EPA Offers Grant Funding For Pollution Reduction

The United States Environmental Protection Agency (EPA) is making two million dollars in grant funding rebates available to both private owners of construction equipment and municipalities to retrofit or replace older diesel engines in construction vehicles. The rebates serve as an incentive to reduce pollution and improve air quality in the areas where the trucks and heavy equipment in used.

The exhaust from diesel engine equipment can negatively affect children, those with health and respiratory problems, and senior citizens. Updating the older engines helps to make them more environmentally friendly by limiting the quantity and nature of the exhaust and therefore improves the air quality in the area where the equipment travels or is being used.

The rebates are a part of the Diesel Emission Reduction Act (DERA). Starting in 2008, DERA has awarded in excess of five hundred million dollars to businesses, municipalities, and public groups to update over fifty thousand diesel powered heavy equipment vehicles. Old diesel engines release significant amounts of pollutants such as nitrogen oxides into the air, however, specialized equipment can help to reduce these emissions and reduce the health impacts to those operating the equipment as well as those living or working in the vicinity.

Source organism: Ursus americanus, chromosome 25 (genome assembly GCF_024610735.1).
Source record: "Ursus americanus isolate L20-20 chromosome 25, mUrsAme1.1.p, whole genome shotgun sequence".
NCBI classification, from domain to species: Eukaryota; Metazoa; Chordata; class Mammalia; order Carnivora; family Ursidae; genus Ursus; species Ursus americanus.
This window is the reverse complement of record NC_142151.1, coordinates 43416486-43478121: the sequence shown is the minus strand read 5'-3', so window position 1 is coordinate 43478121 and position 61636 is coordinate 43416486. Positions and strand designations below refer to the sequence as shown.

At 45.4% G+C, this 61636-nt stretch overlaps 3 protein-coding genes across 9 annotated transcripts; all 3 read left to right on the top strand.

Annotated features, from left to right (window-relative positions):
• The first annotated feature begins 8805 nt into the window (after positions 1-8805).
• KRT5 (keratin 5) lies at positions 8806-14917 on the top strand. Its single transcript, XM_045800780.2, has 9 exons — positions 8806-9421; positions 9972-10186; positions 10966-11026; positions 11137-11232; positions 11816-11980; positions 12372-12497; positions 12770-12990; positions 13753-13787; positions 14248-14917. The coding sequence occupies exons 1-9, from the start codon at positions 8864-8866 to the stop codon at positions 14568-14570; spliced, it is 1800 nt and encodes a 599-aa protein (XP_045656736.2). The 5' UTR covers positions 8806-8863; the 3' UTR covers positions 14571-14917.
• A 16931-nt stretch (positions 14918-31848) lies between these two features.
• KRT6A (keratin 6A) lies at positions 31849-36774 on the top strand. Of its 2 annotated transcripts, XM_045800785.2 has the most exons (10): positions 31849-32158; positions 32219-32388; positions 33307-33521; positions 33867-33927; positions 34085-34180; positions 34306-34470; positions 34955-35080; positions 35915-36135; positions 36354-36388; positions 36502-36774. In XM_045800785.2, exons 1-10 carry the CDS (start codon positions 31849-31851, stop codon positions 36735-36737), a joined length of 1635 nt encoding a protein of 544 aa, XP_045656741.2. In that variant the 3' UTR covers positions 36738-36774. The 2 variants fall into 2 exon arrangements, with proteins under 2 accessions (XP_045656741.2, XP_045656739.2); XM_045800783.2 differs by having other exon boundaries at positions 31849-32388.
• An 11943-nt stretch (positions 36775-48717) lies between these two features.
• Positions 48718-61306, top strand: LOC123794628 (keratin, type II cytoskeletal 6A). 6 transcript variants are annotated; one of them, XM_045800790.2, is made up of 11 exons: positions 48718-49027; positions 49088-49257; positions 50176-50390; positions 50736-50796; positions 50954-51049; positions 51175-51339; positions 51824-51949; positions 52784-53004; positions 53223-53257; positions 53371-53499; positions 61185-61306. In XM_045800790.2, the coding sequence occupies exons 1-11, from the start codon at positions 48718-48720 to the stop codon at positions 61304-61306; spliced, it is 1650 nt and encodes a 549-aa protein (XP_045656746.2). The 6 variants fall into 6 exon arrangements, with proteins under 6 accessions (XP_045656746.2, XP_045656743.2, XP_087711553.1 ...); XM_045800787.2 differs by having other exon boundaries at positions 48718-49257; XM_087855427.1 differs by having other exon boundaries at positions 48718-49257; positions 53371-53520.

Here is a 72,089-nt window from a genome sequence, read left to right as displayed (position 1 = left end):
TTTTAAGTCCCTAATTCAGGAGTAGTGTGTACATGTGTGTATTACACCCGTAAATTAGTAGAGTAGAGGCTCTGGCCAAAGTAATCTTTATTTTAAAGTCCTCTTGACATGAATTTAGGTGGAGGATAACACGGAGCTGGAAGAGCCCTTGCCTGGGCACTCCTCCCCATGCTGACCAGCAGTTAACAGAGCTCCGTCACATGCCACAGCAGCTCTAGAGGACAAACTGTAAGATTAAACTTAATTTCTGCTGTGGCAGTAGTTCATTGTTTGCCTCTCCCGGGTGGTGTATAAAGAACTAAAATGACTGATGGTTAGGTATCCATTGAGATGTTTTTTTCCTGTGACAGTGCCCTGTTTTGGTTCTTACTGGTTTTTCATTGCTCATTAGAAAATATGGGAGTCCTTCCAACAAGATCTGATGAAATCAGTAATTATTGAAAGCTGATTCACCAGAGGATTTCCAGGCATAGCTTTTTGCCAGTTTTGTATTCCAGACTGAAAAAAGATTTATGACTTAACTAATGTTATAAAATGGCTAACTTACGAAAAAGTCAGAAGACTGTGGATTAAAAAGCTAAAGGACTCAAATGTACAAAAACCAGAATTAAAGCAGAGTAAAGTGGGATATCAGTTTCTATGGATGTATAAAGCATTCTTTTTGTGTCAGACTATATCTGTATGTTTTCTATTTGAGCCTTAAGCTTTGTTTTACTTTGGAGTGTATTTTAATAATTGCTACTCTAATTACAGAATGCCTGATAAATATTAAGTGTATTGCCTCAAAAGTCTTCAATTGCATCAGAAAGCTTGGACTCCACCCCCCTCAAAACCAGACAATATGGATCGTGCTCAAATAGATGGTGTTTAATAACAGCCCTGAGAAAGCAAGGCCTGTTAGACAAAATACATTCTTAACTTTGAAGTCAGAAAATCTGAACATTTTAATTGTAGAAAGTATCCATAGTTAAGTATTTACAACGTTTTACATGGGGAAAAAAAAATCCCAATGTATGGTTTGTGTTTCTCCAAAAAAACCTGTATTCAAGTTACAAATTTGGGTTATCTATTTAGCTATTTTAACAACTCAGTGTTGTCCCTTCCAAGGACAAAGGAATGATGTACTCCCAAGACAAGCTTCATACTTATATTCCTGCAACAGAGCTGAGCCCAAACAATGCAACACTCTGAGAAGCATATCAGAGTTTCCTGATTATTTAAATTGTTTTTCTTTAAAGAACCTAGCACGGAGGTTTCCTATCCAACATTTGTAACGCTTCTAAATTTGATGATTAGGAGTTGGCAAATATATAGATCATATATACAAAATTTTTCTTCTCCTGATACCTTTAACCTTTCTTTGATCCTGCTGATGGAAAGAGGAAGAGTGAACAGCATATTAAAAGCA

All owners of private and public construction equipment in areas with poor air quality, or air quality issues, are urged to apply for the funding. Applications are due by January 15, 2014 and funds should be awarded in February 2014.

WasteCare Wants You to Remember: If your business in involved in heavy construction or transportation, investigating grant funding rebates from the EPA may help you to improve your diesel-powered vehicles. Keeping your employees healthy means more time on the job and more “green” for your bottom line!

Alternative Wood Decking Increases Plastic Film Recycling

Southern California alternative wood decking manufacturer Trex, is increasing its collection of thin-film plastics in its home-base and hopes to expand operations throughout the country.

Since 2008, Trex has partnered with regional dry cleaners, grocery stores, hospitals, and the San Diego Padres’ Petco Park for collecting the unwanted lightweight plastic film and bags it uses in the manufacturing of wood alternative decking and construction materials. Trex decking is made of ninety five percent recycled material, combining sawdust with recycled items such as bread and sandwich bags, plastic newspaper sleeves, and grocery and dry cleaning bags.

Using compressed-air mini-balers, Trex has able to make the collection and storing of the waste materials easier and less expensive for their participating partners. Company officials hope that it is this convenience and ease of use that will allow operations to expand in the coming years.